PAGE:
Roughly at the same time another attempt to erase the past occurred with the removal of World War II monuments to partisan heroes, leaders, and poets, including, of course, the many statues of Marshal Tito. This happened discreetly at first and then with considerable publicity because some of the monuments, including one in Brac and one in Dubrovnik, were blown up. More than twenty of these monuments have been removed from public places in Zagreb alone.

In February the city council of Zagreb renamed sixty-seven streets. One of them, which has three university buildings on it, was to have been renamed after Mile Budak, a Croatian writer who also held several high offices in the government of Ante Pavelić. For example, as minister of education and culture on June 4, 1941, he signed, together with Pavelić, a racist decree, one of many, about protection of the “national and Aryan culture of the Croatian people”:

Those belonging to a Jewish race are not allowed to influence the national and Aryan culture with their collaboration; they are prohibited to take part in social, youth, sports, or cultural organizations of the Croatian people in general, especially in literature, journalism, visual, and musical arts, urbanism, theater, and film.

Mile Budak was executed as a war criminal and his writings were banned from school textbooks and histories of Croatian literature. Clearly it was a mistake to banish Budak from literary history—just as it would be a mistake to banish Pound, D’Annunzio, Celine, or Knut Hamsun (although these writers were not fascist officials and no one has proposed naming streets after them). In other words, Budak should be rehabilitated as a writer but not celebrated as a hero. After a number of protests, the decision to name a street after him in Zagreb was withdrawn, but an elemetary school in Zagreb now bears his name, as do streets in Dubrovnik and Split. In all three cases, there were no visible protests.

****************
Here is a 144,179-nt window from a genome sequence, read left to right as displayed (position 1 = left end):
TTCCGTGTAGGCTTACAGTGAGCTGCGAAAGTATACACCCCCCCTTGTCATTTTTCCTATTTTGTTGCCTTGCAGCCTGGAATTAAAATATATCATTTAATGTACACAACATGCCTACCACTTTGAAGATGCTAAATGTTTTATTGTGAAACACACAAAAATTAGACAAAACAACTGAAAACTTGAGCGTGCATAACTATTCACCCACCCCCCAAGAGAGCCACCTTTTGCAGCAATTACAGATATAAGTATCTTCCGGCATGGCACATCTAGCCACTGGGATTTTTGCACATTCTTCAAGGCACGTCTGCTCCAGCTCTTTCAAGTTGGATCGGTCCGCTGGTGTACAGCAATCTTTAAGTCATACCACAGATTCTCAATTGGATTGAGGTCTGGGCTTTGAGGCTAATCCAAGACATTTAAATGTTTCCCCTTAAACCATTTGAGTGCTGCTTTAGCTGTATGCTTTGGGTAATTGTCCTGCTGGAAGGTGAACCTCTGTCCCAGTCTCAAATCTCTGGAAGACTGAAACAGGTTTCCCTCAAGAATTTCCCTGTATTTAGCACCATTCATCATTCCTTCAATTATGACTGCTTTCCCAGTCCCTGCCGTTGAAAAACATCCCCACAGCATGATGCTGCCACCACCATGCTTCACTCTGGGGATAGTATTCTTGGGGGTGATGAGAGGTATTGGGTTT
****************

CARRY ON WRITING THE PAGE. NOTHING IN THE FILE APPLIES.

On the other hand, the street called “May 8th, 1945″—the day of victory against fascism in Croatia—no longer exists in Zagreb. Ivan Goran Kovacić, a partisan and a famous poet who was killed by Chetniks, has lost his street in Split; Ognjen Prica, a writer killed in a Ustashe prison on the Square of Victims of Fascism, no longer has a street in Dubrovnik—in fact, this is the street that has been renamed after Mile Budak. In Dubrovnik, moreover, the street named after Mice Martinović, a young partisan killed by fascists has been renamed after Bruno Bušić, a controversial figure who, according to some people, is a new national hero because he has fought for an independent Croatia, while others consider him a terrorist because he supported all means, including violent ones, in order to achieve this independence. But apart from writers, the fighters of World War II, and alleged terrorists such as Bušić, other people are being honored with street names; the newspapers have reported that a street in Veliko Trgovisce, where President Tudjman was born, has been named after his father, and that a street in Vinkovci has been named—with his permission—after Hans-Dietrich Genscher, the former German foreign minister who first recognized Croatia.